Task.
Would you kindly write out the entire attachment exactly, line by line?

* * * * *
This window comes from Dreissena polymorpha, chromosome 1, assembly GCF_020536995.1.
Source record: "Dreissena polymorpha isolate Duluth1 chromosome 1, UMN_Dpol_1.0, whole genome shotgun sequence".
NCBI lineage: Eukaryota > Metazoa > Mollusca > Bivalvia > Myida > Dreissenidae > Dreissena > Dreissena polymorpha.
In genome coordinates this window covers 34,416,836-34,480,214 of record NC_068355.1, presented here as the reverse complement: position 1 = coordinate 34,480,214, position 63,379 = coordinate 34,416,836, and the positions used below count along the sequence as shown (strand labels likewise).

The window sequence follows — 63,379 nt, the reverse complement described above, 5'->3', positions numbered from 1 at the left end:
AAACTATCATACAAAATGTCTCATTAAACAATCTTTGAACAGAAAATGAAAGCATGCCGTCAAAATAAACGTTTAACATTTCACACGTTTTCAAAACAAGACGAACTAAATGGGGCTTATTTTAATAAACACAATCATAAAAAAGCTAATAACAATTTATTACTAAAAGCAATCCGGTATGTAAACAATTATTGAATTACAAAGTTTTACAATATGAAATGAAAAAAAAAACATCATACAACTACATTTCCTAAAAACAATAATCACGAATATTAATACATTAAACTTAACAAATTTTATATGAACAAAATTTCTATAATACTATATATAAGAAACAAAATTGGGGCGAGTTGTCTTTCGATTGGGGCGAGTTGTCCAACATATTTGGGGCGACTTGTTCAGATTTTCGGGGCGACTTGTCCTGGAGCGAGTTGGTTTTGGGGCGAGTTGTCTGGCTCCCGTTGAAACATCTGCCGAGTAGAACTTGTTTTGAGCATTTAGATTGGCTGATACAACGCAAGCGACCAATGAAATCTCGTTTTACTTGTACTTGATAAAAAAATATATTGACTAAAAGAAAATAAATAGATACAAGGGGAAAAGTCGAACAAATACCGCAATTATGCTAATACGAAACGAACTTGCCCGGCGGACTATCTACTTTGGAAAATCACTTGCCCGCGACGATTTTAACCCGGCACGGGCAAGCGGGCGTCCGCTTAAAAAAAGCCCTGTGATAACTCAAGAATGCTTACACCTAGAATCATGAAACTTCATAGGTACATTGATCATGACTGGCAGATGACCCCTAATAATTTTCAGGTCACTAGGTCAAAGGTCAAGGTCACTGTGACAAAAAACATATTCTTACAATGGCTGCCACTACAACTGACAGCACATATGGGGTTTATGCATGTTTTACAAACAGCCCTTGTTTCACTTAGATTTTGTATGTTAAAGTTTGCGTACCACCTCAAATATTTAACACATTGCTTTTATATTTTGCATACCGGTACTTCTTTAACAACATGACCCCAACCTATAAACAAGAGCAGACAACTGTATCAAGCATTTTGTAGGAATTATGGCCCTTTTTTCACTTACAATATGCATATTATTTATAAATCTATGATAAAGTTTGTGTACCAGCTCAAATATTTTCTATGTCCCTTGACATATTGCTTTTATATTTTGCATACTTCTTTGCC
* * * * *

This window comes from Dreissena polymorpha, chromosome 1, assembly GCF_020536995.1.
Source record: "Dreissena polymorpha isolate Duluth1 chromosome 1, UMN_Dpol_1.0, whole genome shotgun sequence".
NCBI lineage: Eukaryota > Metazoa > Mollusca > Bivalvia > Myida > Dreissenidae > Dreissena > Dreissena polymorpha.
In genome coordinates this window covers 34,416,836-34,480,214 of record NC_068355.1, presented here as the reverse complement: position 1 = coordinate 34,480,214, position 63,379 = coordinate 34,416,836, and the positions used below count along the sequence as shown (strand labels likewise).

The window sequence follows — 63,379 nt, the reverse complement described above, 5'->3', positions numbered from 1 at the left end:
AAACTATCATACAAAATGTCTCATTAAACAATCTTTGAACAGAAAATGAAAGCATGCCGTCAAAATAAACGTTTAACATTTCACACGTTTTCAAAACAAGACGAACTAAATGGGGCTTATTTTAATAAACACAATCATAAAAAAGCTAATAACAATTTATTACTAAAAGCAATCCGGTATGTAAACAATTATTGAATTACAAAGTTTTACAATATGAAATGAAAAAAAAAACATCATACAACTACATTTCCTAAAAACAATAATCACGAATATTAATACATTAAACTTAACAAATTTTATATGAACAAAATTTCTATAATACTATATATAAGAAACAAAATTGGGGCGAGTTGTCTTTCGATTGGGGCGAGTTGTCCAACATATTTGGGGCGACTTGTTCAGATTTTCGGGGCGACTTGTCCTGGAGCGAGTTGGTTTTGGGGCGAGTTGTCTGGCTCCCGTTGAAACATCTGCCGAGTAGAACTTGTTTTGAGCATTTAGATTGGCTGATACAACGCAAGCGACCAATGAAATCTCGTTTTACTTGTACTTGATAAAAAAATATATTGACTAAAAGAAAATAAATAGATACAAGGGGAAAAGTCGAACAAATACCGCAATTATGCTAATACGAAACGAACTTGCCCGGCGGACTATCTACTTTGGAAAATCACTTGCCCGCGACGATTTTAACCCGGCACGGGCAAGCGGGCGTCCGCTTAAAAAAAGCCCTGTGATAACTCAAGAATGCTTACACCTAGAATCATGAAACTTCATAGGTACATTGATCATGACTGGCAGATGACCCCTAATAATTTTCAGGTCACTAGGTCAAAGGTCAAGGTCACTGTGACAAAAAACATATTCTTACAATGGCTGCCACTACAACTGACAGCACATATGGGGTTTATGCATGTTTTACAAACAGCCCTTGTTTCACTTAGATTTTGTATGTTAAAGTTTGCGTACCACCTCAAATATTTAACACATTGCTTTTATATTTTGCATACCGGTACTTCTTTAACAACATGACCCCAACCTATAAACAAGAGCAGACAACTGTATCAAGCATTTTGTAGGAATTATGGCCCTTTTTTCACTTACAATATGCATATTATTTATAAATCTATGATAAAGTTTGTGTACCAGCTCAAATATTTTCTATGTCCCTTGACATATTGCTTTTATATTTTGCATACTTCTTTGCC